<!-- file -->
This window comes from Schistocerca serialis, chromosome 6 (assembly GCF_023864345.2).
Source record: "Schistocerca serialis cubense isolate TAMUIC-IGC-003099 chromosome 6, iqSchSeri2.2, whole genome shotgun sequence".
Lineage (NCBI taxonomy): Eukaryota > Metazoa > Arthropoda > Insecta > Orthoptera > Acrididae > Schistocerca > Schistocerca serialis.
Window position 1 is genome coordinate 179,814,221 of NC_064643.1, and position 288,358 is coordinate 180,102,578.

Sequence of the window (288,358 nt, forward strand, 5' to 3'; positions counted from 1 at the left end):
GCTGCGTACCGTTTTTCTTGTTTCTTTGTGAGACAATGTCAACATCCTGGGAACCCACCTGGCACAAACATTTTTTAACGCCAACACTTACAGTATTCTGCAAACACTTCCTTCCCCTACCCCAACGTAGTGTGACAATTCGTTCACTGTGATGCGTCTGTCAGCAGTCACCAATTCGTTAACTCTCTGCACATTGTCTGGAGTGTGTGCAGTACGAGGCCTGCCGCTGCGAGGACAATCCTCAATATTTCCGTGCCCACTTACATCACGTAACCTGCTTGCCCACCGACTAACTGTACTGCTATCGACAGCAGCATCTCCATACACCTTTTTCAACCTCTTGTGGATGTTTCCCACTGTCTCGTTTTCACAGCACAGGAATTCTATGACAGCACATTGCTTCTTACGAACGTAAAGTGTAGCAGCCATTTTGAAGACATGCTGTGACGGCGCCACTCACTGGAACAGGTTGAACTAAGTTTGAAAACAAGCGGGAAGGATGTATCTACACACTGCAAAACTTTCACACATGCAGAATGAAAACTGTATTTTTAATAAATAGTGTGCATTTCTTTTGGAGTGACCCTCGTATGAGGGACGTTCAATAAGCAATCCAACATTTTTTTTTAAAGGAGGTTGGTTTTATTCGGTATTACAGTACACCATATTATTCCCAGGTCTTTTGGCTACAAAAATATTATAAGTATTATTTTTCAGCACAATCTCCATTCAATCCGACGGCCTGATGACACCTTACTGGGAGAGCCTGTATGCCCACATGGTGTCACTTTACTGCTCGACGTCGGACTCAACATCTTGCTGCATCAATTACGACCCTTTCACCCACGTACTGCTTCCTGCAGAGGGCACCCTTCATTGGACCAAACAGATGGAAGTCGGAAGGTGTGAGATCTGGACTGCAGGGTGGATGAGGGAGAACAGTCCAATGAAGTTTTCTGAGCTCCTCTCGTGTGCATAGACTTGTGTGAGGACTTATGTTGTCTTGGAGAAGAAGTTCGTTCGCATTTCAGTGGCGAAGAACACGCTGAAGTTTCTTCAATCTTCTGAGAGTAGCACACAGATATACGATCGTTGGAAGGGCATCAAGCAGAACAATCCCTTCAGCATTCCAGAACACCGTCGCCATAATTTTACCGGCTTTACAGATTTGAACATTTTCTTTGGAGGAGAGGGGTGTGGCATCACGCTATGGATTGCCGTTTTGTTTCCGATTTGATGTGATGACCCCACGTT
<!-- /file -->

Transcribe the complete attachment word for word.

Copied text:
This window comes from Schistocerca serialis, chromosome 6 (assembly GCF_023864345.2).
Source record: "Schistocerca serialis cubense isolate TAMUIC-IGC-003099 chromosome 6, iqSchSeri2.2, whole genome shotgun sequence".
Lineage (NCBI taxonomy): Eukaryota > Metazoa > Arthropoda > Insecta > Orthoptera > Acrididae > Schistocerca > Schistocerca serialis.
Window position 1 is genome coordinate 179,814,221 of NC_064643.1, and position 288,358 is coordinate 180,102,578.

Sequence of the window (288,358 nt, forward strand, 5' to 3'; positions counted from 1 at the left end):
GCTGCGTACCGTTTTTCTTGTTTCTTTGTGAGACAATGTCAACATCCTGGGAACCCACCTGGCACAAACATTTTTTAACGCCAACACTTACAGTATTCTGCAAACACTTCCTTCCCCTACCCCAACGTAGTGTGACAATTCGTTCACTGTGATGCGTCTGTCAGCAGTCACCAATTCGTTAACTCTCTGCACATTGTCTGGAGTGTGTGCAGTACGAGGCCTGCCGCTGCGAGGACAATCCTCAATATTTCCGTGCCCACTTACATCACGTAACCTGCTTGCCCACCGACTAACTGTACTGCTATCGACAGCAGCATCTCCATACACCTTTTTCAACCTCTTGTGGATGTTTCCCACTGTCTCGTTTTCACAGCACAGGAATTCTATGACAGCACATTGCTTCTTACGAACGTAAAGTGTAGCAGCCATTTTGAAGACATGCTGTGACGGCGCCACTCACTGGAACAGGTTGAACTAAGTTTGAAAACAAGCGGGAAGGATGTATCTACACACTGCAAAACTTTCACACATGCAGAATGAAAACTGTATTTTTAATAAATAGTGTGCATTTCTTTTGGAGTGACCCTCGTATGAGGGACGTTCAATAAGCAATCCAACATTTTTTTTTAAAGGAGGTTGGTTTTATTCGGTATTACAGTACACCATATTATTCCCAGGTCTTTTGGCTACAAAAATATTATAAGTATTATTTTTCAGCACAATCTCCATTCAATCCGACGGCCTGATGACACCTTACTGGGAGAGCCTGTATGCCCACATGGTGTCACTTTACTGCTCGACGTCGGACTCAACATCTTGCTGCATCAATTACGACCCTTTCACCCACGTACTGCTTCCTGCAGAGGGCACCCTTCATTGGACCAAACAGATGGAAGTCGGAAGGTGTGAGATCTGGACTGCAGGGTGGATGAGGGAGAACAGTCCAATGAAGTTTTCTGAGCTCCTCTCGTGTGCATAGACTTGTGTGAGGACTTATGTTGTCTTGGAGAAGAAGTTCGTTCGCATTTCAGTGGCGAAGAACACGCTGAAGTTTCTTCAATCTTCTGAGAGTAGCACACAGATATACGATCGTTGGAAGGGCATCAAGCAGAACAATCCCTTCAGCATTCCAGAACACCGTCGCCATAATTTTACCGGCTTTACAGATTTGAACATTTTCTTTGGAGGAGAGGGGTGTGGCATCACGCTATGGATTGCCGTTTTGTTTCCGATTTGATGTGATGACCCCACGTT